January 27, 2014

Do smart people make stupid parents?

Having kids changes everything. But does becoming a parent make people stupid, or is that caused by society on a bigger scale?

I'm referring, today, to this blog post by KQED which skims the surface of a serious epidemic facing today's middle class families: The overwhelming academic pressure that teens face these days.

For you non-parents, and you parents of younger kids that haven't yet hit high school, this is totally a thing.

Parents want the best for their kids. They want success for their kids. They know success comes from hard work, but it also comes from having opportunity. Opportunity comes from having a degree from a prestigious college. Everything good parents do comes from the well intentioned quest to give their kids the best opportunity for success.

So when we see things like this (from the UCLA admissions FAQ)

The average admitted applicant to UCLA for the Fall Quarter 2013 had a weighted GPA of 4.41, an unweighted GPA of 3.89, an SAT Reasoning Test score of 2055, an ACT Assessment composite score of 30, 21 semesters of honors/AP course work completed between 10th and 12th grades, and 53 semesters of college prep coursework overall.
HOLY SHIT.

That's the average admitted applicant. Average.

It's no wonder that parents go a little out of their minds when they see such statistics. It's no wonder they start pounding on their kids to study harder and do more homework and stop being children when they're still in fifth grade. Because by the time they're a freshman in high school, if they're not on a path to complete 21 semesters of honors/AP classes over the next four years, they might not get into that prestigious college.

Thus, they project a crushing fear of failure onto their kids. They don't stop to think about other options, only that a 4.40 weighted GPA might not be enough to get into UCLA these days. The kids pick up on this fear but don't have the maturity to self-regulate. They're just kids. And they're under this impression that their lives will be over if they get a B or don't score in the 90th percentile on the SAT.

I'm a reasonably smart guy. I graduated from UC Berkeley with an engineering degree. Maybe that opened some doors that wouldn't have been open had I gone to a school with a less grand reputation. Then again, maybe not.

At work, in my neighborhood, at my kids' schools I'm surrounded by smart people. Many went to colleges I'd never even heard of before. Some went to "party schools." A few never went to college at all. Yet they have good jobs, nice homes, great kids, comfortable lives.

What goes wrong in a parent's brain that allows them to think 12 hours devoted to schoolwork every day is a good thing? That missing family dinners for studying will lead to a better life? What lets them torture their own kids with this crushing fear of a potential failure that, quite frankly, isn't even real? What makes them think they're competing against other kids, rather than against this mythical ideal?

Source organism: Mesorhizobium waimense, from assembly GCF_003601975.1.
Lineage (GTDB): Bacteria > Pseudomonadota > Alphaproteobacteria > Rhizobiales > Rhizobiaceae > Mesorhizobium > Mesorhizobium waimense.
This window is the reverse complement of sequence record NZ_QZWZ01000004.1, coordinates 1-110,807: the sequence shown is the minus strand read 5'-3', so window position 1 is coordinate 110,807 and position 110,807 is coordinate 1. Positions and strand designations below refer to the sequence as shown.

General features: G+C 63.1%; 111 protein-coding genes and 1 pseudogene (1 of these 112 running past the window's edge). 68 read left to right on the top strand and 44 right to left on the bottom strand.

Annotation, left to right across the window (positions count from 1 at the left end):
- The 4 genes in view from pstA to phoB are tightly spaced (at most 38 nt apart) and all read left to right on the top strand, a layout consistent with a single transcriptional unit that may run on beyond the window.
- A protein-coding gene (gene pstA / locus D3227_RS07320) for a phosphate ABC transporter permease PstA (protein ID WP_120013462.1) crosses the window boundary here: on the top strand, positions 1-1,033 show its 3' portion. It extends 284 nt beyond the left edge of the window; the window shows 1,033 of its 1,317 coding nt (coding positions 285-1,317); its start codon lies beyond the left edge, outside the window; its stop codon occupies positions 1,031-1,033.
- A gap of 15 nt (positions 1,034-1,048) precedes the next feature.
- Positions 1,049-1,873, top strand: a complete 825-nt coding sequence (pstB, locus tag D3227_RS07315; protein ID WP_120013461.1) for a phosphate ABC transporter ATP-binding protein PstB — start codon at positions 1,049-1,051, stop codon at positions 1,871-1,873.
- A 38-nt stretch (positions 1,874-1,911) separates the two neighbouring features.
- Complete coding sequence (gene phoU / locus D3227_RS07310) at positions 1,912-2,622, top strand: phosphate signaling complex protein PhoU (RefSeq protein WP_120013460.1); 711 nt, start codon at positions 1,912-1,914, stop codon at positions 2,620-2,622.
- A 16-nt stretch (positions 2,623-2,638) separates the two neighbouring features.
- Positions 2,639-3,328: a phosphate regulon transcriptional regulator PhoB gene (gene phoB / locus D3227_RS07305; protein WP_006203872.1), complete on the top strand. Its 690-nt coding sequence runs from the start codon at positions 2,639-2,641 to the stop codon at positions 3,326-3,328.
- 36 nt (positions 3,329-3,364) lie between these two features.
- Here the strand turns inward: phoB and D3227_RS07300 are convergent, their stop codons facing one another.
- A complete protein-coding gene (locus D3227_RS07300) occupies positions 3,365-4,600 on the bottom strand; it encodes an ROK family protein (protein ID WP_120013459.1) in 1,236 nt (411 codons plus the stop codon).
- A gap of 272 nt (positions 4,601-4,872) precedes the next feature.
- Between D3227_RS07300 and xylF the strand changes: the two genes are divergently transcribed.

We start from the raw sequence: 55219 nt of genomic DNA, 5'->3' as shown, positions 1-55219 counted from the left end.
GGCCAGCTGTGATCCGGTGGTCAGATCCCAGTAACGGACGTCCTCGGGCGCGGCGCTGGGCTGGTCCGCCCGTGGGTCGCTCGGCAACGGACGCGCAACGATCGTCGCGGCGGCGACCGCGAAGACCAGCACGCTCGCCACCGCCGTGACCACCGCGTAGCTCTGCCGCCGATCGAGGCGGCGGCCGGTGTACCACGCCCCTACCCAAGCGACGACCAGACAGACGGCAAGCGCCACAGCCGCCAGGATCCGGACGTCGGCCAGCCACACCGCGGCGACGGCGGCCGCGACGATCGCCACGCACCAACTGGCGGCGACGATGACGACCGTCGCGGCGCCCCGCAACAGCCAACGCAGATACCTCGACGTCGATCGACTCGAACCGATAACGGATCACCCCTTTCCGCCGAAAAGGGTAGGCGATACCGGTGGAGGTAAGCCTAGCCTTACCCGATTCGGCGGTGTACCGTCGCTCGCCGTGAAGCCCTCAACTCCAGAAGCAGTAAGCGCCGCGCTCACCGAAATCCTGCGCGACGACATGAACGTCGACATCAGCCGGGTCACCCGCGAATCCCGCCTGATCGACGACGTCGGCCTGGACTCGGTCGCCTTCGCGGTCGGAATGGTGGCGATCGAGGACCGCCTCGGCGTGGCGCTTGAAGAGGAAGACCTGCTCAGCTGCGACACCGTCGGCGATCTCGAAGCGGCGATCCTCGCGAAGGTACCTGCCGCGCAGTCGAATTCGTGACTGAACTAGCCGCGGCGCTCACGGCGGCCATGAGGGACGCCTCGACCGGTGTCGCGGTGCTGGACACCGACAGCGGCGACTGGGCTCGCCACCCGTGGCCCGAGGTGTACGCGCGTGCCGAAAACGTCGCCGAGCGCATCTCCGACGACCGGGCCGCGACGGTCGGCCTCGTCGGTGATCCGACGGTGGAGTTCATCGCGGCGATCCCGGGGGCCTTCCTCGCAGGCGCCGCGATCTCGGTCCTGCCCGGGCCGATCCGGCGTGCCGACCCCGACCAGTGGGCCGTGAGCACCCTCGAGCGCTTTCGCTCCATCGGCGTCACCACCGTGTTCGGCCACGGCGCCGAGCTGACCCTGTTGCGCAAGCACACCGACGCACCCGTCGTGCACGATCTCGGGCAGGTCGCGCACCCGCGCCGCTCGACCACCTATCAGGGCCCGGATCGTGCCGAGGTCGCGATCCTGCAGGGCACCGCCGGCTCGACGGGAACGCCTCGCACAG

Better to try to guide teenage kids into adulthood by letting them understand that finding the right fit is more important than squeezing into a prestigious torture chamber. We spend so much of our energy trying to be "the best" as defined by rankings and tests and brand recognition that we forget that we should be focusing instead on being the best "me" we each can be.

It's difficult as a parent to break away from the overwhelming social pressures. But ultimately our children's success and happiness will be best served by helping them learn how to create their own path that is the right path for them. Yet even some of the smartest people out there seem to turn stupid when it comes to their kids. Love them. Guide them. Coach them. Push them to be the best they can be.

But don't hold them to arbitrary measurements that don't fit them in the hopes that they will become something they're not. 

5 comments:

Maria Dudley said...

Good post!! Definitely freaky....

Lily said...

"...ultimately our children's success and happiness will be best served by helping them learn how to create their own path that is the right path for them."

This is one of the major themes of the book I am working on.

Excellent post, my friend.

Peter Dudley said...

Thanks to you both for your thoughts! Lily, your book sounds interesting.

Daniel Efosa Uyi said...

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Daniel Efosa Uyi said...

Hey meh, I've been following your blog for almost 6 months now without leaving any comment so I decided to quickly say hi today.
Regards, Daniel from http://danieluyi.com